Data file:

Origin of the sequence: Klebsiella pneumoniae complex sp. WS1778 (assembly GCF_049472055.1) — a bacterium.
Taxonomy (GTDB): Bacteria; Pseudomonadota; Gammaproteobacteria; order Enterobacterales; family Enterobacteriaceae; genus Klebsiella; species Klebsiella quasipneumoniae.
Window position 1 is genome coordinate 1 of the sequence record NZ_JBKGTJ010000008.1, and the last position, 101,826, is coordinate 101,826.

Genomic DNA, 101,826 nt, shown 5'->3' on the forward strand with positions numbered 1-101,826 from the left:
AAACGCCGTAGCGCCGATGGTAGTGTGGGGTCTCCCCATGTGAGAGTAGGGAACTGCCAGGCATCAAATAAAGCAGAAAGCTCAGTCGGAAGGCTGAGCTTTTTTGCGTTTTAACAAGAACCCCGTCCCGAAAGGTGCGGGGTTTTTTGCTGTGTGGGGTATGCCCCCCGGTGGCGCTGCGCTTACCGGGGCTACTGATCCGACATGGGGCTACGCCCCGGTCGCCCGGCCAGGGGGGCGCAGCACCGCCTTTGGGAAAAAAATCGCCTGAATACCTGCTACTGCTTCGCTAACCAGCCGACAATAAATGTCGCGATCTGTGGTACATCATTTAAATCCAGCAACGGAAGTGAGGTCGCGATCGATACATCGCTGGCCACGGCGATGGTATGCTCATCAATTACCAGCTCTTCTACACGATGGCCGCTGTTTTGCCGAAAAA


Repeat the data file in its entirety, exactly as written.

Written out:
Origin of the sequence: Klebsiella pneumoniae complex sp. WS1778 (assembly GCF_049472055.1) — a bacterium.
Taxonomy (GTDB): Bacteria; Pseudomonadota; Gammaproteobacteria; order Enterobacterales; family Enterobacteriaceae; genus Klebsiella; species Klebsiella quasipneumoniae.
Window position 1 is genome coordinate 1 of the sequence record NZ_JBKGTJ010000008.1, and the last position, 101,826, is coordinate 101,826.

Genomic DNA, 101,826 nt, shown 5'->3' on the forward strand with positions numbered 1-101,826 from the left:
AAACGCCGTAGCGCCGATGGTAGTGTGGGGTCTCCCCATGTGAGAGTAGGGAACTGCCAGGCATCAAATAAAGCAGAAAGCTCAGTCGGAAGGCTGAGCTTTTTTGCGTTTTAACAAGAACCCCGTCCCGAAAGGTGCGGGGTTTTTTGCTGTGTGGGGTATGCCCCCCGGTGGCGCTGCGCTTACCGGGGCTACTGATCCGACATGGGGCTACGCCCCGGTCGCCCGGCCAGGGGGGCGCAGCACCGCCTTTGGGAAAAAAATCGCCTGAATACCTGCTACTGCTTCGCTAACCAGCCGACAATAAATGTCGCGATCTGTGGTACATCATTTAAATCCAGCAACGGAAGTGAGGTCGCGATCGATACATCGCTGGCCACGGCGATGGTATGCTCATCAATTACCAGCTCTTCTACACGATGGCCGCTGTTTTGCCGAAAAA